A History of the SS Sicamous Stern Wheeler

Diagram of the SS Sicamous Penticton Okanagan Turner
Scale Drawing of the Stern Wheeler Sicamous - by Historian Robert Turner.

About the Ship

The stern wheeler SS Sicamous is a luxury vessel that was used to transport passengers and cargo to remote communities along the shores of Okanagan Lake.

The ship was launched in 1914 from the Okanagan Landing Shipyards, at the north of the lake. The Sicamous travelled from Penticton to Okanagan Landing with 14 scheduled stops throughout. Her luxury and beauty attracted crowds at each dock, while travellers experienced elegance in dining and service renowned by Canadian Pacific.

Today the ship is preserved on the shore of Okanagan Lake, in Penticton BC. It open as a museum and heritage site and is cared for by a non-profit organization called the SS Sicamous Marine Heritage Society. The Sicamous is a unique part of Okanagan history and heritage.


Frequently Asked Questions

How long was the SS Sicamous in service?

The S.S. Sicamous was launched on May 1914th 1914. The ship was in service for 22 years (until 1936).

Where did the SS Sicamous Travel?

The Sicamous travelled all along the shores of Okanagan lake, from Penticton in the south up to Vernon at the north of the lake. There were 14 scheduled stops throughout, and ship could also make unscheduled stops at smaller settlements (the residents would stand on the shore and wave a white flag, or light two fires at night, to get the attention of the Captain!) The Sicamous would depart from Penticton at 5:30am every day, except Sundays. Weather and schedule permitting, it would be back in Penticton by 8pm each night.

Penticton was once a bustling railway town, and the wharf and railway station could be found together at the base of Martin Street, (close to where the peach concession stand is today). The Railway owned Incola Hotel was just across the road, and this is where many passengers would spend the night.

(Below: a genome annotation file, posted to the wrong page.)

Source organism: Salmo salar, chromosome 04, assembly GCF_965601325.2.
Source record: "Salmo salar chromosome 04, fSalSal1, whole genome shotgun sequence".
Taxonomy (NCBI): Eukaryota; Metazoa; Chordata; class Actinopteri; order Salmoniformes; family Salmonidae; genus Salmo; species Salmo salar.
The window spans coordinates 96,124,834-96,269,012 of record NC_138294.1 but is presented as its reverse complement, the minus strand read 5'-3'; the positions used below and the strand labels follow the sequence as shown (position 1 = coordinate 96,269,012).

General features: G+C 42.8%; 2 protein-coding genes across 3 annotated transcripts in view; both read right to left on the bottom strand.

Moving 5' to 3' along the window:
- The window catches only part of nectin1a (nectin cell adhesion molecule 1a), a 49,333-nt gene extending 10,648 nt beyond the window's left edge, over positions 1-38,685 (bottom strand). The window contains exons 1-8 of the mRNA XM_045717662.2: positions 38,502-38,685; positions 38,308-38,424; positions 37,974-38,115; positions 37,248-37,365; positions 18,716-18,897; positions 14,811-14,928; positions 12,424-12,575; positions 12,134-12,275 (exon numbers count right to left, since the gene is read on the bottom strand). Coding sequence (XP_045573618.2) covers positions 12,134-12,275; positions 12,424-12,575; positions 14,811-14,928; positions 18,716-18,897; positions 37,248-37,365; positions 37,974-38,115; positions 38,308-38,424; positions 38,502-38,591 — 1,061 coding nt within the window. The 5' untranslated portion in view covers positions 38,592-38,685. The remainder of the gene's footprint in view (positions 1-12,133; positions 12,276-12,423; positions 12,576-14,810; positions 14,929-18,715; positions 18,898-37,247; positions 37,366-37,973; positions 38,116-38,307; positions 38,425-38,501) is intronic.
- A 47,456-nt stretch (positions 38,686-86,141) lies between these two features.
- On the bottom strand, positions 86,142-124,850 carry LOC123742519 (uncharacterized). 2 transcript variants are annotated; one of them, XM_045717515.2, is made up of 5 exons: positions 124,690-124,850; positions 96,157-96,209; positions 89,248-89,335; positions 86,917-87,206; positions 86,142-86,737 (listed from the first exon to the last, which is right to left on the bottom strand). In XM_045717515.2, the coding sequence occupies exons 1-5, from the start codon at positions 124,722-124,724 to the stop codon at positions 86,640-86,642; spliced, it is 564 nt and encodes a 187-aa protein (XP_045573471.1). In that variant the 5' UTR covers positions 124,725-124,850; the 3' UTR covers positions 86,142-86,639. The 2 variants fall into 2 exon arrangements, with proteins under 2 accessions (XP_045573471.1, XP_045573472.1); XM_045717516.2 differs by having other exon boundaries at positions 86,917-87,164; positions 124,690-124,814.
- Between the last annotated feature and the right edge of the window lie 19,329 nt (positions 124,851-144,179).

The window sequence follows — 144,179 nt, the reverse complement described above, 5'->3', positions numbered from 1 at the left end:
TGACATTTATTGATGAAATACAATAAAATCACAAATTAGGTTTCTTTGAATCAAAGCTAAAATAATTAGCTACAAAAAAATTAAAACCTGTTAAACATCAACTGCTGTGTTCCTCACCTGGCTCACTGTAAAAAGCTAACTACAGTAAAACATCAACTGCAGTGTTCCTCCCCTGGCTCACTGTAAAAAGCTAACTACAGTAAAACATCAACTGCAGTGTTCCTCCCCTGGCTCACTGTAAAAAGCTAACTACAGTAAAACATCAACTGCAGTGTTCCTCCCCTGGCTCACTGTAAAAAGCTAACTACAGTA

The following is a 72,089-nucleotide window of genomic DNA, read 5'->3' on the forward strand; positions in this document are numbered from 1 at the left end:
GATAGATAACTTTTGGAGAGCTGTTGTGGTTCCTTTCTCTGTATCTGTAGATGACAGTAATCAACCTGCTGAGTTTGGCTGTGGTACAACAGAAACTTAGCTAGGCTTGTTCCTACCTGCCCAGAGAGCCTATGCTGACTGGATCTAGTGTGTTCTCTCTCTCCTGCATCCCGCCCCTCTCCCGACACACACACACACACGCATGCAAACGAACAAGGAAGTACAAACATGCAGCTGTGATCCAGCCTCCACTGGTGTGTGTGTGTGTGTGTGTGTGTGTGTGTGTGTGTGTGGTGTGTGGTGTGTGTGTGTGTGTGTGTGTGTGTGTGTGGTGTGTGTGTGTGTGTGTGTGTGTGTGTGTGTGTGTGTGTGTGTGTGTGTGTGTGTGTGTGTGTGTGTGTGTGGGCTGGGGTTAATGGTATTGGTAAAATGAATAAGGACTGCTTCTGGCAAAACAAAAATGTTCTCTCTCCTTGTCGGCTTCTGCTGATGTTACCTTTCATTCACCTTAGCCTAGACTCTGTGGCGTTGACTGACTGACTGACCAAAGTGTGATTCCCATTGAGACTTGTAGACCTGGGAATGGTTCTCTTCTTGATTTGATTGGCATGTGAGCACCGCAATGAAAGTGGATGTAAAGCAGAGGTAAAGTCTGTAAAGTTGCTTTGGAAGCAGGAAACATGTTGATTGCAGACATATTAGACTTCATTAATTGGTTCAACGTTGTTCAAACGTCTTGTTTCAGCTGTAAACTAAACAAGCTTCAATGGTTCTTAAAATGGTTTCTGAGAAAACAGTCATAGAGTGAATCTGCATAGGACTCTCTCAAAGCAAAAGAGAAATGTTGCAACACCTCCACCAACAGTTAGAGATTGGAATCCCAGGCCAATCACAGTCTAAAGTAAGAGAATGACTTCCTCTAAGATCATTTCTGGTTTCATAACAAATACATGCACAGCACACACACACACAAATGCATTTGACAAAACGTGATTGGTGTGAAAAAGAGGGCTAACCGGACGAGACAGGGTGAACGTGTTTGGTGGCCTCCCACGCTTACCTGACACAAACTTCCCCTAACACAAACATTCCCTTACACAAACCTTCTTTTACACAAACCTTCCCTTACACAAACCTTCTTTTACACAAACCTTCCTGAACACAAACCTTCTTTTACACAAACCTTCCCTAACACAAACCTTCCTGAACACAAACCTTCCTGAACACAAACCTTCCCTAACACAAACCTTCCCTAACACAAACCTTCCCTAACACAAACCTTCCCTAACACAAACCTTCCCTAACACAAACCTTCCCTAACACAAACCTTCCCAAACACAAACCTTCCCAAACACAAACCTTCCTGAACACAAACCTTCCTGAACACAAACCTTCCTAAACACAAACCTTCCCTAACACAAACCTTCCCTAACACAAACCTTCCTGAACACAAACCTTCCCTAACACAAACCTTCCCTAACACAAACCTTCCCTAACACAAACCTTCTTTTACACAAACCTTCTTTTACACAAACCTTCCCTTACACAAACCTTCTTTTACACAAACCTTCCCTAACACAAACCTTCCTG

The Incola Hotel, Penticton

This was a luxury railway owned hotel, intended to rival the Banff Springs. It was at the base of Martin Street, just across from the Penticton wharf and railway station. The Sicamous would dock at 8pm each night, so passengers could depart the ship with their luggage, and easily check in to their rooms.

Map of the stops and Landings on Okanagan lake.

From a vintage brochure published by Canadian Pacific Railways. The thick red line shows the train routes, the thin dotted lines show the lake boat routes.

The Sicamous would depart from Penticton - then on to Arawana (Naramata) - Summerland - Peachland - Gellatly - Kelowna - Okanagan Centre - Nahun Landing - Ewing Landing and lastly - Okanagan landing, where passengers could board a train to Vernon.

Has the Sicamous always been in the Okanagan Valley?

The Sicamous has been in the Okanagan ever since her launch in 1914. The steel hull and boiler were actually built in Eastern Canada (in Thunder Bay, Ontario). The hull was transported across Canada by 17 rail cars, and then put together at the Okanagan Landing Ship Yards (at the north of Okanagan Lake) by a team of 150 men. Ship yard workers then began carving the upper decks from imported wood.

Shirley Anderson - Photographer - Penticton

Why does it say SS Sicamous of Victoria on the Paddle Wheel? Like ships today, the Sicamous had to be registered. At the turn of the 20th century, the port of registry was Victoria, so this was proudly written in gold paint on the back of the paddle wheel. Fun Fact: did you know? When the Sicamous was launched a mistake was made, and Vancouver was accidentally written. It was repainted soon after the launch.

SS Okanagan Stern Wheeler on the Lake - From Penticton Archives (Number #5196)
The S.S. Kelowna Tug Boat - also had a sister ship called the S.S. Naramata!

Why is it called the SS Sicamous?

Canadian Pacific Rail (CPR) had a tradition of naming their ships after the communities they served. There was an important railway station in Sicamous BC, and this is where our ship got her name. Over the years the CPR also launched an SS Kelowna, SS Naramata, SS York, SS Okanagan, SS Slocan, SS Kootenay, SS Moyie and SS Revelstoke too.

Did you know? The SS in each of these names stands for Steam Ship.

How fast could the ship travel?

The Sicamous could reach top speeds of 18 knots (21 mph)!

The engines were powered by steam from a coal powered boiler. To reach these speeds, the boiler burned up to 17 tons of coal each day. All this coal had to be shovelled by hand. Water was sucked up from the lake, and turned to steam by the heat of the fire. If you visit the ship you can see the pokers, shovels and rakes that they would have used.

Old Photo - Archive - SS Sicamous - Verey